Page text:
This past month, two great films were released : Pariah and Red Tails. Both films star a majority Black cast, but only one of the films has received big attention. The director of the film Red Tails, George Lucas, financed the film with his own money. He stated that Hollywood would not finance the film because of its “all black cast.” To get viewer support, many have suggested that Black movie lovers support the film because of the all black cast. Wait…support the movie because of the Black cast? Not support the film because of the good plot, good actors, and potentially good message? I have mixed feelings on the propaganda being used to promote the film. I understand the issues surrounding minority actors in Hollywood. I understand the history surrounding the limiting roles that minority actors often get. I understand the issues and I am able to sympathize. However, if we’re in the business of supporting films solely because of the race of the cast, then why are we not showing the same amount of love for the film Pariah?

The film Pariah also delivers a heart-warming story that is sure to be interesting to viewers across the country. The film also explores the relationships between race, family, and sexuality. Although I have not read any articles about potential hindering factors for the film, I suspect the taboo subject of Black queers may be part of the problem.

Additionally, it is problematic that the film has not been promoted and supported in a similar fashion to the Red Tails promotion. Unlike others, I urge everyone to see both films. Red Tails is a gripping story that explores the events of World War II from an often ignored perspective. Pariah is an emotional story about a teenage who struggles to balance her race and sexuality in a conservative household. Both films have something to offer audiences everywhere. Give them both a chance. I know I will. For more information on the two films, read below:



Possible Voting Restrictions for Blacks and Latinos/as

Recently, many articles have been released about potential threats to voting rights for Blacks and Latinas/os in the upcoming Presidential election. Considering the history of disenfranchisement in this country, the recent news has been alarming for many activist groups. Furthermore, the potential disenfranchisement of several minority voters could possibly be helpful for Republican hopefuls who are looking to for a big election win. For those who are not familiar with the new legislation that has been passed in several states, read the articles below:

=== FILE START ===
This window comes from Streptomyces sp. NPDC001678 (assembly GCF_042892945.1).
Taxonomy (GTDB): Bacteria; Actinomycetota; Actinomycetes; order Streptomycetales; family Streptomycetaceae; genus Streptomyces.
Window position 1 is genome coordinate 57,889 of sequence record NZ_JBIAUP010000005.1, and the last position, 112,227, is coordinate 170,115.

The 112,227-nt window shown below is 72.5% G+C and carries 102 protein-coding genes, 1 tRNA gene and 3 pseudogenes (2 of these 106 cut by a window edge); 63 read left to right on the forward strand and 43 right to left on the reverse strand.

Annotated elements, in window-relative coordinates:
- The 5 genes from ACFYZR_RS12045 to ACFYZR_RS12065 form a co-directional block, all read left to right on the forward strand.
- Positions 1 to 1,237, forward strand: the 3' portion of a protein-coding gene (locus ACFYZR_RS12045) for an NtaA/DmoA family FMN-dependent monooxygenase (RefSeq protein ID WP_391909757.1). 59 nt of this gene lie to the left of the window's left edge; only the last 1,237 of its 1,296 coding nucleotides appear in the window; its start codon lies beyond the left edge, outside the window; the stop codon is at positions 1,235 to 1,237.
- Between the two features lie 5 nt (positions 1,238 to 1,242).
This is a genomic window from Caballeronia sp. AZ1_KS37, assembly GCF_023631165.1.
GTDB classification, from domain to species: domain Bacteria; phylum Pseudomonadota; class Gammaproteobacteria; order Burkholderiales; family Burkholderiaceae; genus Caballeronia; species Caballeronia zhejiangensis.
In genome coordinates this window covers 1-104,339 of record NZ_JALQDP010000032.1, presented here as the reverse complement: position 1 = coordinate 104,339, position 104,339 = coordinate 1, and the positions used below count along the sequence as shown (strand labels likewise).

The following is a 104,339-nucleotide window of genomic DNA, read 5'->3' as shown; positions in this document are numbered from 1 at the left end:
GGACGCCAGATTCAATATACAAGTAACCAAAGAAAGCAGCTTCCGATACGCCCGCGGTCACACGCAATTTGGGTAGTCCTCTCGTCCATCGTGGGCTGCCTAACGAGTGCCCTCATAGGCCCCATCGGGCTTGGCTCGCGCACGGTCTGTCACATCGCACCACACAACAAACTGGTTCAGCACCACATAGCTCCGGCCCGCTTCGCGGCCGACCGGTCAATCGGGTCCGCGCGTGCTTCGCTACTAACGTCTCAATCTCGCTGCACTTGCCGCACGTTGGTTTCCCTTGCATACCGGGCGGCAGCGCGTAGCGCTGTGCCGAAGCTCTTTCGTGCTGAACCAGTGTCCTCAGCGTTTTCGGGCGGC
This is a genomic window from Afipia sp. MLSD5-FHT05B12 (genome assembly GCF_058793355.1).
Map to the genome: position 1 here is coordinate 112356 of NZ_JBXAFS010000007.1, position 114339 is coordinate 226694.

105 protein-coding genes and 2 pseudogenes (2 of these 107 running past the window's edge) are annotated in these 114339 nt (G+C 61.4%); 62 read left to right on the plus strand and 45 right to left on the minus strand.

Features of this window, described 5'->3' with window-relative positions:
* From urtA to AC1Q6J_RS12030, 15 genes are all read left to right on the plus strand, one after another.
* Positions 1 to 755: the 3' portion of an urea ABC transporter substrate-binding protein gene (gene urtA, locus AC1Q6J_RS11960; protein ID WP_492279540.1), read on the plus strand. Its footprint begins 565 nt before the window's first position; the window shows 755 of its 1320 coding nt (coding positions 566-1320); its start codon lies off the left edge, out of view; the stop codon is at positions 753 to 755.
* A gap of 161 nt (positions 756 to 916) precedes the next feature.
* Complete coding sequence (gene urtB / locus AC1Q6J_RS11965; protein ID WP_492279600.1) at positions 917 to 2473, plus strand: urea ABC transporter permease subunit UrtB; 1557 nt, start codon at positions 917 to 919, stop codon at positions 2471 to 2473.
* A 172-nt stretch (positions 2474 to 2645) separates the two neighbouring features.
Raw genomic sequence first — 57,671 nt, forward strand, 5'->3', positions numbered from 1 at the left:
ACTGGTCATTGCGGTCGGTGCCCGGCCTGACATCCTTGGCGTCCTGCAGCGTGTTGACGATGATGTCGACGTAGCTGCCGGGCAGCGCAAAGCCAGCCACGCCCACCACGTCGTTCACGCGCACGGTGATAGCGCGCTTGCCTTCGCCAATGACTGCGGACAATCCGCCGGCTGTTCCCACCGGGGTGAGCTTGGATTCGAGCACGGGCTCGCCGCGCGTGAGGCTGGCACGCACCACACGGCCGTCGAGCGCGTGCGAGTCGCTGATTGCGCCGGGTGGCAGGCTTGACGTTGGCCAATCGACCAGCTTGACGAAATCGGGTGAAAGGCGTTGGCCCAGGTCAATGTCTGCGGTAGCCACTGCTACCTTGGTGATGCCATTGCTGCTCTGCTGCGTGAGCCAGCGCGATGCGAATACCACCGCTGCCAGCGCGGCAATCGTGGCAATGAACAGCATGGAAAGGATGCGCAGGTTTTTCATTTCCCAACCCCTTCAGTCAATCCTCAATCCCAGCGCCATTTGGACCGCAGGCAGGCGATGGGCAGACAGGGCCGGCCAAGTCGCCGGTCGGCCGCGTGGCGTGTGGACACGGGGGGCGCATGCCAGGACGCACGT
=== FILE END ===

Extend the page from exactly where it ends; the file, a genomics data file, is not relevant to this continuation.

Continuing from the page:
One of the most interesting sections of the first article was the block quote below:

Studies have showed that the proportion of voters who do not have access to valid photo ID cards is much higher among older African-Americans because they were not given birth certificates in the days of segregation. Students and young voters also often lack identification and are thus in danger of being stripped of their right to vote.

This block quote was interesting for me because it highlighted the intersection between two critical groups: young/student voters and minority voters. As a young student of color, it could possibly seem as though voting is an impossible task. However, instead of feeling defeated, all students should look up the requirements for voting in the their state. If you happen to me an out-of-state student like myself, absentee voting is also a possibility. Check out the link below to see the process:


Sadly, some states have restrictive laws that make it impossible for college students to vote, regardless of their eligibility. Some of the restrictions arise from issues of government identification, residency, and school identification. For more information on this issue, read the articles below:



Overall, the issue of voting restrictions is very problematic. Instead of allowing these political tactics to defeat minority voters, we must educate ourselves about the alternative options available to us. We can spread information about early voting, acceptable forms of identification, required amounts of identification, absentee voting, and so on. Voting is an important right that should not be taken away. The election will be here in no time, and we do have the power to rock the vote and take what is ours.